Online:
Visits:
Stories:
Profile image
By Electronic Frontier Foundation (Reporter)
Contributor profile | More stories
Story Views

Now:
Last Hour:
Last 24 Hours:
Total:

Border Agents Need A Warrant to Search Travelers’ Phones, EFF Tells Court

Monday, March 20, 2017 12:09
% of readers think this story is Fact. Add your two cents.

(Before It's News)

The Border Isn’t a Constitution-Free Zone

Richmond, Virginia—Border agents must obtain a warrant to search travelers’ phones, tablets, and laptops, which contain a vast trove of sensitive, highly personal information that is protected by the Fourth Amendment, the Electronic Frontier Foundation (EFF) told a federal appeals court today.

Searches of devices at the border have more than doubled since the inauguration of President Trump—from nearly 25,000 in all of 2016, to 5,000 in February alone. This increase, along with the increasing number of people who carry these devices when they travel, has heightened awareness of the need for stronger privacy rights while crossing the U.S. border. 

While the Fourth Amendment ordinarily requires law enforcement officials to get a warrant supported by probable cause before searching our property, in cases that predate the rise of digital devices, courts granted border agents the power to search our luggage without a warrant or any suspicion of wrongdoing.

But portable digital devices differ wildly from luggage or other physical items we carry with us to the airport because they provide access to the entirety of our private lives, EFF said in an amicus brief filed at the U.S. Court of Appeals for the Fourth Circuit in the border search case U.S. v. Kolsuz. In 2014 the Supreme Court noted that cellphones now hold “the privacies of life” for people, including highly personal, private information such as photos, texts, contact lists, email messages, and videos. Many digital devices can access personal records stored in the “cloud,” such as financial or medical information. Before smartphones were invented, that kind of information would be kept in our home offices, desk drawers, or basement storage. If law enforcement officers wanted to enter your home or lock box as part of a search, they’d need to go before a judge, prove probable cause that you’re involved in a crime, and get a warrant.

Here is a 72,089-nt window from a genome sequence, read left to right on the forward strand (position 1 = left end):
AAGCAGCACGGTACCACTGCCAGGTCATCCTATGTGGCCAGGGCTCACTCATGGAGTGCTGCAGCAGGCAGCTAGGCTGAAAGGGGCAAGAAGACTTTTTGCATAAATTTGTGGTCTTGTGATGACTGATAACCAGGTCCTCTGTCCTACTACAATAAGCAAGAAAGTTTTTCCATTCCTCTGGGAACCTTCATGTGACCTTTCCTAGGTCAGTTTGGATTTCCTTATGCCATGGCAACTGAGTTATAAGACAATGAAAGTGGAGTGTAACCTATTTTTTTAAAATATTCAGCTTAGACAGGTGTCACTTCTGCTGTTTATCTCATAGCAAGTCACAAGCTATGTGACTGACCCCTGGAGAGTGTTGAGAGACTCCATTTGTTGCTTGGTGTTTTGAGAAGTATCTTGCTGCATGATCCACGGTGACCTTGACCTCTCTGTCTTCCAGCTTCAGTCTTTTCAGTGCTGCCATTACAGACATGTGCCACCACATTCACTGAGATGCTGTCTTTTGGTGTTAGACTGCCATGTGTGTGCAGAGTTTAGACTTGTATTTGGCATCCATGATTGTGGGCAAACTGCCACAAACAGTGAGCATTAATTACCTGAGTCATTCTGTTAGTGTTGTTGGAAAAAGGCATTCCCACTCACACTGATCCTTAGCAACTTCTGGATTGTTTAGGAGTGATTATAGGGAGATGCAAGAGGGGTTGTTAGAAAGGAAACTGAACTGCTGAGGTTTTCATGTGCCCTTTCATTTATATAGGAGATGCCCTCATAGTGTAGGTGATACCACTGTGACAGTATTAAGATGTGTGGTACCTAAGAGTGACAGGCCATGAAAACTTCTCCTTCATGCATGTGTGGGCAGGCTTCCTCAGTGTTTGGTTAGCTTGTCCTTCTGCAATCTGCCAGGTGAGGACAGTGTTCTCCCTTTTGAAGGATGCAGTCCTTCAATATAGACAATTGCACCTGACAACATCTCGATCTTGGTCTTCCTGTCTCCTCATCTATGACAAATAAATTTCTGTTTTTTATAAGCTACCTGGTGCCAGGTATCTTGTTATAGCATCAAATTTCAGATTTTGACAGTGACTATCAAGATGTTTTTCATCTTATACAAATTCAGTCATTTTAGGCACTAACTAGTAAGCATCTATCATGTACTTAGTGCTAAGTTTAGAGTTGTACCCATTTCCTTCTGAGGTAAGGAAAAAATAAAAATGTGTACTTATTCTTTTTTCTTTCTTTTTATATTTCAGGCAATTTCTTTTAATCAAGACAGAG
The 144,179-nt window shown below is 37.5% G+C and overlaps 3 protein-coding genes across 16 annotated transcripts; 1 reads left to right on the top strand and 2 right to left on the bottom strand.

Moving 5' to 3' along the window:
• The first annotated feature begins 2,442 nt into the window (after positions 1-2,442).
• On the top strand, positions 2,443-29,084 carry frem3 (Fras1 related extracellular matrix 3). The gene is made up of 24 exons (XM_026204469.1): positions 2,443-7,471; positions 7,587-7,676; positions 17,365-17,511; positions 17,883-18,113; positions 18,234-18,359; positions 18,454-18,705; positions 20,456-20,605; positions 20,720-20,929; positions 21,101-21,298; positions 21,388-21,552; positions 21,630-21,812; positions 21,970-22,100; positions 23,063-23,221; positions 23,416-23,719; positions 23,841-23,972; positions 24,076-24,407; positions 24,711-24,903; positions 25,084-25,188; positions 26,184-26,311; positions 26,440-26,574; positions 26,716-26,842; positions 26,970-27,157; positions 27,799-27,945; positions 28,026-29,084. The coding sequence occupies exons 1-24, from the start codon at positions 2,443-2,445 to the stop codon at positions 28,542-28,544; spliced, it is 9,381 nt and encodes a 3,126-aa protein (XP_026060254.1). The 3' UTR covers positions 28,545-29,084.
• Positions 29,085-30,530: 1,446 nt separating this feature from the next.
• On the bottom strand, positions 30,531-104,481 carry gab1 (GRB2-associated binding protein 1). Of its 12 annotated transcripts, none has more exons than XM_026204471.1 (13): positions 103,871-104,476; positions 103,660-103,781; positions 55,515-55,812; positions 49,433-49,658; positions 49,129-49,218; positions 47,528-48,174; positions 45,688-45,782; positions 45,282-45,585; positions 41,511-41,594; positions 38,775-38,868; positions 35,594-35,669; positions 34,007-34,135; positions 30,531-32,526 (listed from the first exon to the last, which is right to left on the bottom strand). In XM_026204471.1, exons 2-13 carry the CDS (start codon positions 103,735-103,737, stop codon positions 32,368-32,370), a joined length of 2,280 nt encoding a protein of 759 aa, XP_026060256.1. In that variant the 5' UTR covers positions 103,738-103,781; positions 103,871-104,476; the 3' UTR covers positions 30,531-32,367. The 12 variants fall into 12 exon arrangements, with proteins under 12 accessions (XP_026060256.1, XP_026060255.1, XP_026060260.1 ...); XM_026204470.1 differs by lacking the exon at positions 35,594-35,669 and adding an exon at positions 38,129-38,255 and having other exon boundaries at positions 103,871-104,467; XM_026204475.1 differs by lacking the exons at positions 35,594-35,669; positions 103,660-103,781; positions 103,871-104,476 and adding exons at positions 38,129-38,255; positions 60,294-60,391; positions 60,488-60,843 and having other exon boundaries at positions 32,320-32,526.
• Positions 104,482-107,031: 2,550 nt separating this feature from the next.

“The border isn’t a constitution-free zone,” said Adam Schwarz, EFF senior staff attorney. “The U.S. Supreme Court ruled in 2014 that mobile phones are a window into our private lives and police need to show there’s probably cause that the people they arrest have committed crimes and obtain a warrant to search their phones. There should be no less protection for individuals who have not been arrested or shown to have committed any crime, but who instead simply want to enter the United States.”

It’s never been more important for courts to follow the standard set by the Supreme Court about cell phone searches and apply it to borders searches. Reports have surfaced of border agents searching the devices of innocent U.S. citizens, green card holders, and foreign visitors. While all kinds of travelers have suffered this intrusion, many reports involve journalists, Muslim-Americans, and Americans with Middle Eastern-sounding names. Asian Americans Advancing Justice-Asian Law Caucus, Brennan Center for Justice, Council on American-Islamic Relations and six of its chapters, and The National Association of Criminal Defense Lawyers joined EFF in filing the brief.

“Law enforcement officials should be required to meet the same standards for searching our cellphones wherever we are—in our cities, on the highway, at vehicle checkpoints, and at the border. Regardless of the location, when officials want to crack open the private information in someone’s phone, they must first obtain a warrant,” said Schwartz.

For the brief:
https://www.eff.org/document/us-v-kolsuz-eff-amicus-brief

For EFF’s new border guide:
https://www.eff.org/wp/digital-privacy-us-border-2017

For EFF’s new border pocket guide:
https://www.eff.org/document/eff-border-search-pocket-guide

Share this: Share on Twitter Share on Facebook Share on Google+ Share on Diaspora Join EFF


Source: https://www.eff.org/press/releases/border-agents-need-warrant-search-travelers-phones-eff-tells-court

Report abuse

Comments

Your Comments
Question   Razz  Sad   Evil  Exclaim  Smile  Redface  Biggrin  Surprised  Eek   Confused   Cool  LOL   Mad   Twisted  Rolleyes   Wink  Idea  Arrow  Neutral  Cry   Mr. Green

Top Stories
Recent Stories
 

Featured

 

Top Global

 

Top Alternative

 

Register

Newsletter

Email this story
Email this story

If you really want to ban this commenter, please write down the reason:

If you really want to disable all recommended stories, click on OK button. After that, you will be redirect to your options page.